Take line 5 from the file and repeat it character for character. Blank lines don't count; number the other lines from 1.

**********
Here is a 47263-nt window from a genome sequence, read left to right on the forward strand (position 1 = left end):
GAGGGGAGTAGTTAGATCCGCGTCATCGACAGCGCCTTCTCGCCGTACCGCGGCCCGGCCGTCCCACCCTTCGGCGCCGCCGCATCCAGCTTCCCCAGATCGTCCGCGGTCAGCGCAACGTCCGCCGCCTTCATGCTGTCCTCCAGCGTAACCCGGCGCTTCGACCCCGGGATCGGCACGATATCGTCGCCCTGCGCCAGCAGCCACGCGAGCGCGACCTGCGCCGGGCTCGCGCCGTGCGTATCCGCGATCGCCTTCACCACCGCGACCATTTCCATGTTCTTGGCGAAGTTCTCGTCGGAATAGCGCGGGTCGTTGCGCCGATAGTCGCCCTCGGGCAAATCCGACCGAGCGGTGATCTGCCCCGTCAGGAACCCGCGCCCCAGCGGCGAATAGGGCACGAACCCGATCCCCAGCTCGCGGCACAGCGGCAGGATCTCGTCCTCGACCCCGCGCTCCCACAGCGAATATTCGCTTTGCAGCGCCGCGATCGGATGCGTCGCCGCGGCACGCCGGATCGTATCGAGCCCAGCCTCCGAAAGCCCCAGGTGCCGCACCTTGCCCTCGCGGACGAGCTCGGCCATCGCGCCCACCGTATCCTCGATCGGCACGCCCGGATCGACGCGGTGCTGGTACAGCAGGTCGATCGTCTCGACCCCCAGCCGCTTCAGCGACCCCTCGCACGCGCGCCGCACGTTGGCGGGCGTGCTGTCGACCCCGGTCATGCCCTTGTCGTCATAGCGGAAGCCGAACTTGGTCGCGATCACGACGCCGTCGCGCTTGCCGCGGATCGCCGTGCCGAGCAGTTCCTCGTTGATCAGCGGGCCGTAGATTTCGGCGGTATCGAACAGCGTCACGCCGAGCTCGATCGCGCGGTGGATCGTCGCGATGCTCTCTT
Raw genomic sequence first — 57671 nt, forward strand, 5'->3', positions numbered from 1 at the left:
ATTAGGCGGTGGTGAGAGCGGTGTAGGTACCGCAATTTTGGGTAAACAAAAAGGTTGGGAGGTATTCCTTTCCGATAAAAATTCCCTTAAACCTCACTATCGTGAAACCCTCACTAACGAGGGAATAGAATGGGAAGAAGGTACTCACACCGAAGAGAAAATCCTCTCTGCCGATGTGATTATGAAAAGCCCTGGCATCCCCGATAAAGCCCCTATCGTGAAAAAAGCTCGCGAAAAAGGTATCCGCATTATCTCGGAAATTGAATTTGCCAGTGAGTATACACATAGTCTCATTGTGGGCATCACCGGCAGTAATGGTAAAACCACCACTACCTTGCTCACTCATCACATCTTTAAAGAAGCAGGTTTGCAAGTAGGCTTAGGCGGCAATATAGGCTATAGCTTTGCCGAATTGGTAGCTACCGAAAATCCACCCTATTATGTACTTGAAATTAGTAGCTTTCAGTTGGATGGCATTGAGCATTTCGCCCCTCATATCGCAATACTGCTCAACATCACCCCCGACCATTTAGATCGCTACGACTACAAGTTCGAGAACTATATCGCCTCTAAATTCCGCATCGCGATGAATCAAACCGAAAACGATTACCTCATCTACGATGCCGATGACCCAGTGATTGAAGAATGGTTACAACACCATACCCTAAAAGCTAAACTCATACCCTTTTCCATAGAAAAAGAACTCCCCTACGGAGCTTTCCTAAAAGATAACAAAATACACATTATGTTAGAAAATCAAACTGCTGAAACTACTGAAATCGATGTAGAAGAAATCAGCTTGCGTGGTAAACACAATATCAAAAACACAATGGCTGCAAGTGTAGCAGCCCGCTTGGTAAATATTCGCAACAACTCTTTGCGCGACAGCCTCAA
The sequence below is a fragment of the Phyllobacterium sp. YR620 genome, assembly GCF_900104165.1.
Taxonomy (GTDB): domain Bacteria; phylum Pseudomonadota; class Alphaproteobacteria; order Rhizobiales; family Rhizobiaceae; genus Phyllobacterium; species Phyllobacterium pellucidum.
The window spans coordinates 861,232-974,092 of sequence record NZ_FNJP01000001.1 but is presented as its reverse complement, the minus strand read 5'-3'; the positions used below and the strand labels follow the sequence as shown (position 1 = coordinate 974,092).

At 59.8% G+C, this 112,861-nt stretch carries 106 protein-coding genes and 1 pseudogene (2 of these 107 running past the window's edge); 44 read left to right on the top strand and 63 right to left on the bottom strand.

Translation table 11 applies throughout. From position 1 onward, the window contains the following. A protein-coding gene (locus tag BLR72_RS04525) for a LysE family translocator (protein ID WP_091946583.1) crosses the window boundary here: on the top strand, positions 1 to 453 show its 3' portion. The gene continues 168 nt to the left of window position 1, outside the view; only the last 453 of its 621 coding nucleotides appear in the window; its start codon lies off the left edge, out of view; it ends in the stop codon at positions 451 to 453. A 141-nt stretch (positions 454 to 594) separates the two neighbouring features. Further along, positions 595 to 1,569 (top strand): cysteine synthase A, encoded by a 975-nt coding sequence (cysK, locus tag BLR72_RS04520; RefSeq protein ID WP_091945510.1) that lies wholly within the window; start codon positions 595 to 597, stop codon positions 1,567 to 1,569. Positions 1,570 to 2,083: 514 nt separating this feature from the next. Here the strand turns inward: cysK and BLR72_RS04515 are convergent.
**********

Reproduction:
The sequence below is a fragment of the Phyllobacterium sp. YR620 genome, assembly GCF_900104165.1.